I’ve been spending time recently re-reading sermons, divrei Torah, and bulletins from my first year at Temple Beth El. I have enjoyed reliving the experience of seeing how an idea that germinated in my mind or in yours blossomed into a program, adult education opportunity, or a new worship service. It never happened on its own; each new initiative required the efforts of many individuals and groups of people-professionals, support staff, lay leaders and volunteers.
As you know as well, the life span of a synagogue program or initiative varies. Some endure for a long time, some run their natural course. Some need periodic reinvention. Luckily, many new ideas emerge each year.
Thirteen years ago I shared these words with you: “Leading, administering, and running Temple Beth El is truly a team effort, and for many of us a labor of love. In many ways it is like being part of a large family. We may have our differences of opinion and the occasional argument, but our work is grounded in our profound love and respect for one another and for this institution we cherish so much.”
I’ve been reflecting on this last sentiment in recent weeks and this is where this week’s Torah portion can teach us something.
Parashat Beha’alotecha, from the Book of Numbers, recounts the episode where Moses’ sister and brother, Miriam and Aaron, speak negatively about Moses, specifically maligning his wife. God afflicts Miriam with tza’ra’at, an unsightly and irritating skin disease. The Book of Leviticus describes the protocol for a person afflicted; he or she is to be removed and set apart from the community for a period of time until the Priest deems them to be healed, and welcomed back into the community. This is what happens to Miriam. That only Miriam is punished and not Aaron is terribly problematic. However, that did not stop our rabbinic sages for commenting on this challenging episode.
The rabbis connect the skin disease of Tza’ra’at and what we call the person who contracts it-a M’tzora-with one who spreads gossip, or in Hebrew lashon ha’rah the evil tongue. Because they “motzi shem rah” (which sounds like m’tzora) “send forth a bad name” of the person whom they target the rabbis deduced that a person who contracts tza’ra’at does so because he or she spread lashon ha’rah-gossip of any kind about another person. In ancient times that person was excluded from the community until the tza’ra’at disappeared and the priest deemed him or her ready to return. This is what happens to Miriam in this portion.
I’ve often joked with my students when studying this and other similar portions that if every person who gossiped about another person was afflicted with tza’ra’at, we’d face a worldwide epidemic of eczema and psoriasis.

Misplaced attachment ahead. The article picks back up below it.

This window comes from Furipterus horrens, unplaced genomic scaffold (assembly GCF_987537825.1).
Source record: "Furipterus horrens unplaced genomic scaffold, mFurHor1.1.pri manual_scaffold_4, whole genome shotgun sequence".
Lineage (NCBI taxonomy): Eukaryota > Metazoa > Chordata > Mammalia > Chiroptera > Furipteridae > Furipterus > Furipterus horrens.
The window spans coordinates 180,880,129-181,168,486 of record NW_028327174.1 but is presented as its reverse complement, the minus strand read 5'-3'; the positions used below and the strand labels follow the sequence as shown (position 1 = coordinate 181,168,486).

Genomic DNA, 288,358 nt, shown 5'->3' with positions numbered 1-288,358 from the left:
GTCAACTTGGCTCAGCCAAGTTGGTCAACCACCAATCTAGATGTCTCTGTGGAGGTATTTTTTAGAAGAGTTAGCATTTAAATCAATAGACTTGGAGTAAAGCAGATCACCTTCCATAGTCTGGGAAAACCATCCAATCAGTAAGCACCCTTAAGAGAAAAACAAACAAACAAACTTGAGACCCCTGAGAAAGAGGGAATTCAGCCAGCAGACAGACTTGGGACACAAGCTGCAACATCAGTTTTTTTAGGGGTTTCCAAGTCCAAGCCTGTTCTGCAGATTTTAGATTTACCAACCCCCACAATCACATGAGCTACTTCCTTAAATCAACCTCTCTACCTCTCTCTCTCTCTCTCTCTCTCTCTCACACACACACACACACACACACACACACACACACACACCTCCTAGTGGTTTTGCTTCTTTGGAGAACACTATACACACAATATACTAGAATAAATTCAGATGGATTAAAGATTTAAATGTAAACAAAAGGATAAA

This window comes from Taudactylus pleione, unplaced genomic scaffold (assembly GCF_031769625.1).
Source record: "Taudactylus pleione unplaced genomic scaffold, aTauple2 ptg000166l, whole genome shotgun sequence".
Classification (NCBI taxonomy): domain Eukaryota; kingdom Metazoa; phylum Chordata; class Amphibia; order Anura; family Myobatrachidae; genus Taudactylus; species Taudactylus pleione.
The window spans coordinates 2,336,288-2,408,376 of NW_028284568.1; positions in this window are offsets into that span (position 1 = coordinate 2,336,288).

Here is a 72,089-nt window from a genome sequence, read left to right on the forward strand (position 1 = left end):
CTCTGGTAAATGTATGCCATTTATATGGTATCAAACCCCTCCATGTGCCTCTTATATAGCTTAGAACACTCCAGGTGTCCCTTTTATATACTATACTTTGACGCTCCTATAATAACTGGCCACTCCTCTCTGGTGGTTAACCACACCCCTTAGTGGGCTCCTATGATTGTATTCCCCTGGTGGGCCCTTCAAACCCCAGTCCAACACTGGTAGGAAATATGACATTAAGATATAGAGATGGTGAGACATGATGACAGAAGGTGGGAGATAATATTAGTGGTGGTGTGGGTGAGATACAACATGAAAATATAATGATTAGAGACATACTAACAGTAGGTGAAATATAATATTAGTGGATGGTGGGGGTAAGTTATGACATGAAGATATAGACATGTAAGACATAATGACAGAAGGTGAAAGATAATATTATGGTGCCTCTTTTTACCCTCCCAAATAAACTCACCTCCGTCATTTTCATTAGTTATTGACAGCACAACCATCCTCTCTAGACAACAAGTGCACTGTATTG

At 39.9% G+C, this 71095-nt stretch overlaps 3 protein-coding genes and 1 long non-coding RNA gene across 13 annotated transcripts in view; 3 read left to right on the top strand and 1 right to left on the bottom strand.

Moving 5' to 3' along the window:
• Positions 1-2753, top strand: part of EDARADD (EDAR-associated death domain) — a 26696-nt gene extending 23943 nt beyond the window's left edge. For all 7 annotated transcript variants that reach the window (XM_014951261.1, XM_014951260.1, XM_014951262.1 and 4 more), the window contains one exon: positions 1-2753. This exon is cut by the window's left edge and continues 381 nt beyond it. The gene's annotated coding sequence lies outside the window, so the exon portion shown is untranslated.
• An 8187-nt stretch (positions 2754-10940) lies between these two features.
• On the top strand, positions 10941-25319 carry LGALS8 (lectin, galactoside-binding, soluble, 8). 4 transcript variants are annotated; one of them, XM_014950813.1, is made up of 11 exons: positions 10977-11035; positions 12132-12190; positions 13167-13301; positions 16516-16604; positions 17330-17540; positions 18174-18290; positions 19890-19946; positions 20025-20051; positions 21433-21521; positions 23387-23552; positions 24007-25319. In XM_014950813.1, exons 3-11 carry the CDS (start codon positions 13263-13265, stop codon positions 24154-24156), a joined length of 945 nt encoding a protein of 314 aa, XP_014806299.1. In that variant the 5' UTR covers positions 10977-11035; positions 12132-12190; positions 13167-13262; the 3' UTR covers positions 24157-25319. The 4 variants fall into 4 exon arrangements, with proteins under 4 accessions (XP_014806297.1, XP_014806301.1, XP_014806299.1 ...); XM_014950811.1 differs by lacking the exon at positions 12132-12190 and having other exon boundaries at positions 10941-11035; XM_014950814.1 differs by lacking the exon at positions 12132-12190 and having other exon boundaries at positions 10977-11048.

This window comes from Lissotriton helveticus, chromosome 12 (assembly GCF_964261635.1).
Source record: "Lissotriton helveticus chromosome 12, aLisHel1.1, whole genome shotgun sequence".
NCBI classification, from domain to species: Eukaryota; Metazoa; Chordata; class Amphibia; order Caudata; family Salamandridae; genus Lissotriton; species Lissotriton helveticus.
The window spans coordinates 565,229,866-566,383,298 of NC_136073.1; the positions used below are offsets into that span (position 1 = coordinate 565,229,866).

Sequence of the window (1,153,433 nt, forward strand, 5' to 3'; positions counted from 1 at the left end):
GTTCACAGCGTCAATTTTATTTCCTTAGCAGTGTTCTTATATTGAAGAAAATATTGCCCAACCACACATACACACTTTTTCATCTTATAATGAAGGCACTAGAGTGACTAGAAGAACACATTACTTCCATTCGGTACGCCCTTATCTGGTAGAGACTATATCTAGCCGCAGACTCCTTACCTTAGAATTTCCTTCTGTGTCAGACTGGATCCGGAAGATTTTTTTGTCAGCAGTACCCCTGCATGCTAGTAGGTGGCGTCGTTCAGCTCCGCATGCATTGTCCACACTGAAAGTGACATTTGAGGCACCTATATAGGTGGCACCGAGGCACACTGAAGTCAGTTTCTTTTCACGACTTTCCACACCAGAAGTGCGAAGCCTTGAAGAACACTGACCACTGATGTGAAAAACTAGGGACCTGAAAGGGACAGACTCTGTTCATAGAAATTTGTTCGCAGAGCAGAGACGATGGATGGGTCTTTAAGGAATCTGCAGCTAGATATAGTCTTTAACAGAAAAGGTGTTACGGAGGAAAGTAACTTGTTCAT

We human beings have the unique capability to communicate with words; and as we know, words can build a person up or take them down. And too often we are careless with our words. We speak ill about another; we pass along second and third hand accounts without knowing the full story, or even thinking to investigate further. We fail to hold confidential information in confidence. I bring up this point because the words you choose and the words you share (or keep to yourself) will determine what TBE looks like in the years ahead.
I have led, loved, and nurtured this congregation for the past thirteen years. I am very confident that the current turbulence that TBE is facing right now will smooth out soon. For those who have expressed their concern to me about the future of Temple Beth El, remember what I have told you since day one; no single individual is greater than the institution he or she serves. We all leave our mark and our memories. And a new leader begins to make their own as well. All the while, the institution stands firm and stable.
I believe that Temple Beth El will continue to be one of the best and most stable congregations in the greater Los Angeles area. It may be hard to recognize this now, however my and Debi’s departures are providing an opportunity for different skilled professionals with new ideas, new energy, and new approaches to come in and lead TBE for the next generation, just as I have led for this current generation. Yes, saying goodbye to familiar people is difficult; however, saying hello to new faces provides another opportunity to be inspired by new talented individuals who will leave their mark on TBE.
I hope that a year or two from now the core values that are written on our mission statement remain in place while new programs, new protocols and new patterns of synagogue engagement and empowerment begin to take root.
I have a few simple wishes for you in the months and years ahead; follow our values; make good decisions; be kind to one another; support one another; praise one another; critique gently and directly; and above all, do what is best for Temple Beth El.